Telogen effluvium is another common hair loss condition presenting with a complaint of increased shedding over normal levels and associated diffuse alopecia.

The shedding results in a diffuse loss with a more prominent central and frontal scalp

loss. The patient usually relates loss of body hair and a diminished rate of hair growth, especially of leg hair.


TE is not an ultimate diagnosis, rather a medical sign. So it is important to explore the underlying condition. When a trigger is identified and treated, the patient experiences diminished shedding and later regrowth of hair.


Cicatricial alopecia encompasses a variety of disorders where the hair follicle is irreversibly destroyed along with scar formation, resulting in permanent hair loss.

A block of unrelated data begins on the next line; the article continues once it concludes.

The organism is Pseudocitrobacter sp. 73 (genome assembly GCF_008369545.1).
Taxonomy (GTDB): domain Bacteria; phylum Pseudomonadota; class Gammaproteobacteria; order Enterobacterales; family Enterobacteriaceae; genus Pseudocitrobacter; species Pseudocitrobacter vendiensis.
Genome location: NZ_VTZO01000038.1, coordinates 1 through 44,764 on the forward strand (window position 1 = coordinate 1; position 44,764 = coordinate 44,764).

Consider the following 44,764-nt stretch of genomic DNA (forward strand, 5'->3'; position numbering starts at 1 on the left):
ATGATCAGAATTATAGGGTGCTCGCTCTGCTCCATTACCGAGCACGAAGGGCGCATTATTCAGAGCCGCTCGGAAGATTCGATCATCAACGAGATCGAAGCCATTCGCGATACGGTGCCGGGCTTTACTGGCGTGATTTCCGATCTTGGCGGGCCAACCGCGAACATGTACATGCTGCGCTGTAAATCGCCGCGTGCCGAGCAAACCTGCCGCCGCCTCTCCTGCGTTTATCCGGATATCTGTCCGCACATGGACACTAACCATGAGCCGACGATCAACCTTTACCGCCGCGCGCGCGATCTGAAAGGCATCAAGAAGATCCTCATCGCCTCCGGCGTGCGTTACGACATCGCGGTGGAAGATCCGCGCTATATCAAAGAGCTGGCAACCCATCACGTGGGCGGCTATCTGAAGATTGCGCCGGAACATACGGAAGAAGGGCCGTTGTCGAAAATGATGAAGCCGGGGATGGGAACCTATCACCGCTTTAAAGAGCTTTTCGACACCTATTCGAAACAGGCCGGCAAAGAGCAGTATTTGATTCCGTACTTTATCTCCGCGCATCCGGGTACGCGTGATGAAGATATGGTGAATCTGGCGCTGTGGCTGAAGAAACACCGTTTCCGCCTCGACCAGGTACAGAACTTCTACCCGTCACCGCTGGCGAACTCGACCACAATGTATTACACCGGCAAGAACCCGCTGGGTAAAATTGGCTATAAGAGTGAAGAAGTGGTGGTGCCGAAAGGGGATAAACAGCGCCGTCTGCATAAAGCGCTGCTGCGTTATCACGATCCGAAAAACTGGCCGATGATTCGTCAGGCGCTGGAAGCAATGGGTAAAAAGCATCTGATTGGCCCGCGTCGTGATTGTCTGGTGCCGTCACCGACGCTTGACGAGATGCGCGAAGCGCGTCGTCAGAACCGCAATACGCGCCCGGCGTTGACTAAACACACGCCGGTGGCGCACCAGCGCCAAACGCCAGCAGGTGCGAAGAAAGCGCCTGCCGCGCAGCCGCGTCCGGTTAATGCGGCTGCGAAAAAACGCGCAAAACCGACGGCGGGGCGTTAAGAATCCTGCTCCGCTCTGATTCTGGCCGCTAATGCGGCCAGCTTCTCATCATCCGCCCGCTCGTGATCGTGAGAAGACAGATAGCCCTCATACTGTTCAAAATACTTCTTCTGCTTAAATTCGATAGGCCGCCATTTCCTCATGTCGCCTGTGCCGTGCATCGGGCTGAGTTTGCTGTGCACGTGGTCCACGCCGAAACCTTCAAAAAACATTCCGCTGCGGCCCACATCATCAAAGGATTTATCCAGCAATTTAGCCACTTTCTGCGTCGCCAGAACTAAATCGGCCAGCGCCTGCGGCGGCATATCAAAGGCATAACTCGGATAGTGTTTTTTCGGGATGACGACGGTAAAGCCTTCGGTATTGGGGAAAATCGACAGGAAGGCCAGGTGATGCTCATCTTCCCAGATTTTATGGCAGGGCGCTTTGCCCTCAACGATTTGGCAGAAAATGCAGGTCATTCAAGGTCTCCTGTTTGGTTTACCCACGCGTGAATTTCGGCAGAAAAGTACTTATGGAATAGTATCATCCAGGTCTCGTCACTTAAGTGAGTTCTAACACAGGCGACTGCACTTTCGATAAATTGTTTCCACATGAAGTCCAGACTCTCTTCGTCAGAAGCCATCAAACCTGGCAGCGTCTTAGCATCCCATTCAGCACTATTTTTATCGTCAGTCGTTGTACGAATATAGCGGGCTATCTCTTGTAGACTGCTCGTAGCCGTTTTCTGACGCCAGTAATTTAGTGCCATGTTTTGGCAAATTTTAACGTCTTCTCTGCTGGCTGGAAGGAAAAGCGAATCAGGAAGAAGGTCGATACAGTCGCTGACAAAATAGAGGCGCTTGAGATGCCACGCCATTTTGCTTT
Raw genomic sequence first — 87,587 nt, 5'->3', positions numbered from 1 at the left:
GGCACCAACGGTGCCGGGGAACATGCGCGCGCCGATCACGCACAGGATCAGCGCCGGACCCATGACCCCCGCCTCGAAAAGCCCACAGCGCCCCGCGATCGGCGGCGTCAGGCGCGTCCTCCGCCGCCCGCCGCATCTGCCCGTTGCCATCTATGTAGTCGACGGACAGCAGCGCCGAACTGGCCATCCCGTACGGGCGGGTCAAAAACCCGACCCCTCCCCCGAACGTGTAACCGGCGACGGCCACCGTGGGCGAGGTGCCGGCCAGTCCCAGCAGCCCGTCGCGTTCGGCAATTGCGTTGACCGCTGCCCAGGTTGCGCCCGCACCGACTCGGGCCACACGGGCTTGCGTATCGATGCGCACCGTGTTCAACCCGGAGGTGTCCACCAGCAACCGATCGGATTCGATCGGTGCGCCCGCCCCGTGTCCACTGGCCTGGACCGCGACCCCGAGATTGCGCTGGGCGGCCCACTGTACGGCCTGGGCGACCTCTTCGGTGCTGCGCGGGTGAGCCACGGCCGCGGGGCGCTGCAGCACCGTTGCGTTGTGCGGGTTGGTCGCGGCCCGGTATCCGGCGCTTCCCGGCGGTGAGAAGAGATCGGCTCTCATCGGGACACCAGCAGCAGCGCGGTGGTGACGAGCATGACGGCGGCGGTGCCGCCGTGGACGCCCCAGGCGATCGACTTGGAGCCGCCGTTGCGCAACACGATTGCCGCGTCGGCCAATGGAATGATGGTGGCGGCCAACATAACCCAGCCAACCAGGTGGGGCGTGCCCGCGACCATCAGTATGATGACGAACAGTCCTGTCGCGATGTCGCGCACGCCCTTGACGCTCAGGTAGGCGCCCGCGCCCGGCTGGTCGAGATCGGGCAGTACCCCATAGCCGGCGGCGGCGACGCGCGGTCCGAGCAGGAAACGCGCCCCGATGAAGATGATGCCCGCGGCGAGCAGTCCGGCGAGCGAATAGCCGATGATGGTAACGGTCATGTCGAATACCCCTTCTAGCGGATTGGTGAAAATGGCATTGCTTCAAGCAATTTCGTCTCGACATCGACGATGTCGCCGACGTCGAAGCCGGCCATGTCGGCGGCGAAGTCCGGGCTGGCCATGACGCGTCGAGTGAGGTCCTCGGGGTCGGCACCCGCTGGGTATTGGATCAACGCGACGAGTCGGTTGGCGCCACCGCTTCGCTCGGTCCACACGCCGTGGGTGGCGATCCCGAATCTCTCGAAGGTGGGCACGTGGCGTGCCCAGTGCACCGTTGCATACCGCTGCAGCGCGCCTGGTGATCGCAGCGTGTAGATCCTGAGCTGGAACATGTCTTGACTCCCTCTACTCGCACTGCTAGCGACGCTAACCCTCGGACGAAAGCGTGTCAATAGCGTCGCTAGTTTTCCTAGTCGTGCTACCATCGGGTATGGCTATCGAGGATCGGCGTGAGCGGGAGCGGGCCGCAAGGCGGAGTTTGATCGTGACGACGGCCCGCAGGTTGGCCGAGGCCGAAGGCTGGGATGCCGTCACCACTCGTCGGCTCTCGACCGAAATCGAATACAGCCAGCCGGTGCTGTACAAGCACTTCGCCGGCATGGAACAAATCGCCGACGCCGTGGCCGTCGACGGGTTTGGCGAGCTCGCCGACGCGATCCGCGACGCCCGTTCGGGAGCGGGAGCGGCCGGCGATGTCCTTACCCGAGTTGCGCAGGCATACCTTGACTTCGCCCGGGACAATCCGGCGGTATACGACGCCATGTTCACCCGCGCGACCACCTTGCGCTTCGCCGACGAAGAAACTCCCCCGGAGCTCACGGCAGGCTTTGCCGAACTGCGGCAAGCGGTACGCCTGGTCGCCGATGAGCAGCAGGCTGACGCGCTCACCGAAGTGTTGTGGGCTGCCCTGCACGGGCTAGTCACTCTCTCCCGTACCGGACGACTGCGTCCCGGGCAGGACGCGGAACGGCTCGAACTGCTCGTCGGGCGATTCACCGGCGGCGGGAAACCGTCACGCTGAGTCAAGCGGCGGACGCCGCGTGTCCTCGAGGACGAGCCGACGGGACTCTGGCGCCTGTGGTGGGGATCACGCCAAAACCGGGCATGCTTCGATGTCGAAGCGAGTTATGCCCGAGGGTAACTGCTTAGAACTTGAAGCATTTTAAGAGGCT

It is classified into three

  1. Lymphocytic CA
  2. Neutrophilic CA
  3. Mixed CA

MANAGEMENT of Alopecia

Treatment is based on the type of disorder. Combination therapies involving both systemic and topical remedies are used.



  • Human body is made up of doshas, dhathus and malas. Malas are formed during the transformation of one dhathu to the subsequent dhathu. Kesha (hair) is formed when asthi dhathu, with the help of its own dhathwagni, is converted to majja dhathu.
  • Kesha is a pithrja bhava (paternal factor)


In Ayurveda, hairfall is discussed under the headings of Khalithya and Indraluptha. They are two among the shirorogas (diseases of the head). The samprapti progresses as Pitta pradhana tridhoshas along with raktha reaches the root of hair, causing its detachment. In case of khalithya, the hair loss is gradual and generalised, while in indralupta it is sudden loss of hair in patches.

CAUSES of Alopecia as per Ayurveda

Hairfall, according to Ayurveda, may be attributed to the factors that cause pitta and vata vitiation in the body. This may be due to some or all of the following causes: